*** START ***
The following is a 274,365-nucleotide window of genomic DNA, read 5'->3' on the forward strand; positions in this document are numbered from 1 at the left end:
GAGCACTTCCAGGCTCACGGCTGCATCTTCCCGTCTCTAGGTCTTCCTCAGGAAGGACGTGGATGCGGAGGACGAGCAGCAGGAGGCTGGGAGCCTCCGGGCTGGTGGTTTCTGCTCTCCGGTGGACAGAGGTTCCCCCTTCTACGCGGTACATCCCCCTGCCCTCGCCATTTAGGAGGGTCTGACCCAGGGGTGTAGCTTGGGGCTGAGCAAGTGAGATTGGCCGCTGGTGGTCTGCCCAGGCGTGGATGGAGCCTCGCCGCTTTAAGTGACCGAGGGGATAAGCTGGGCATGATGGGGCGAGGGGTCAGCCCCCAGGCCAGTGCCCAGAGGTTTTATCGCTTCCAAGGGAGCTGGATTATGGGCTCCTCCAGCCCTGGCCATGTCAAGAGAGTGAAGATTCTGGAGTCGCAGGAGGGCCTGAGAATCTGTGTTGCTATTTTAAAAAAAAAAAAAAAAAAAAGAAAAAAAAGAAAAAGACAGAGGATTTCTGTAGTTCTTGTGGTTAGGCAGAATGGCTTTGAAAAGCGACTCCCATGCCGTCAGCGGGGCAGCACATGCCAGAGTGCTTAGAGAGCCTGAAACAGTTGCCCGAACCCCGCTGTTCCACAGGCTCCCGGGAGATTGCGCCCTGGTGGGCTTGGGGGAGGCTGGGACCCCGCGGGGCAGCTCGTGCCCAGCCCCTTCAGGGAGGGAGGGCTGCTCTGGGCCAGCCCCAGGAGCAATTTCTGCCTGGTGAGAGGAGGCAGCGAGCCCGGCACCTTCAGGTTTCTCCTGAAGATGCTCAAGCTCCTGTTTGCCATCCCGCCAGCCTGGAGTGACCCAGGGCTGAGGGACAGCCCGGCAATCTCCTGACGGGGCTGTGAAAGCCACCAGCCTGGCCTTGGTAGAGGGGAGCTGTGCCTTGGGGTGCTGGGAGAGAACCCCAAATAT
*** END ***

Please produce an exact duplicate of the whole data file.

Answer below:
The following is a 274,365-nucleotide window of genomic DNA, read 5'->3' on the forward strand; positions in this document are numbered from 1 at the left end:
GAGCACTTCCAGGCTCACGGCTGCATCTTCCCGTCTCTAGGTCTTCCTCAGGAAGGACGTGGATGCGGAGGACGAGCAGCAGGAGGCTGGGAGCCTCCGGGCTGGTGGTTTCTGCTCTCCGGTGGACAGAGGTTCCCCCTTCTACGCGGTACATCCCCCTGCCCTCGCCATTTAGGAGGGTCTGACCCAGGGGTGTAGCTTGGGGCTGAGCAAGTGAGATTGGCCGCTGGTGGTCTGCCCAGGCGTGGATGGAGCCTCGCCGCTTTAAGTGACCGAGGGGATAAGCTGGGCATGATGGGGCGAGGGGTCAGCCCCCAGGCCAGTGCCCAGAGGTTTTATCGCTTCCAAGGGAGCTGGATTATGGGCTCCTCCAGCCCTGGCCATGTCAAGAGAGTGAAGATTCTGGAGTCGCAGGAGGGCCTGAGAATCTGTGTTGCTATTTTAAAAAAAAAAAAAAAAAAAAGAAAAAAAAGAAAAAGACAGAGGATTTCTGTAGTTCTTGTGGTTAGGCAGAATGGCTTTGAAAAGCGACTCCCATGCCGTCAGCGGGGCAGCACATGCCAGAGTGCTTAGAGAGCCTGAAACAGTTGCCCGAACCCCGCTGTTCCACAGGCTCCCGGGAGATTGCGCCCTGGTGGGCTTGGGGGAGGCTGGGACCCCGCGGGGCAGCTCGTGCCCAGCCCCTTCAGGGAGGGAGGGCTGCTCTGGGCCAGCCCCAGGAGCAATTTCTGCCTGGTGAGAGGAGGCAGCGAGCCCGGCACCTTCAGGTTTCTCCTGAAGATGCTCAAGCTCCTGTTTGCCATCCCGCCAGCCTGGAGTGACCCAGGGCTGAGGGACAGCCCGGCAATCTCCTGACGGGGCTGTGAAAGCCACCAGCCTGGCCTTGGTAGAGGGGAGCTGTGCCTTGGGGTGCTGGGAGAGAACCCCAAATAT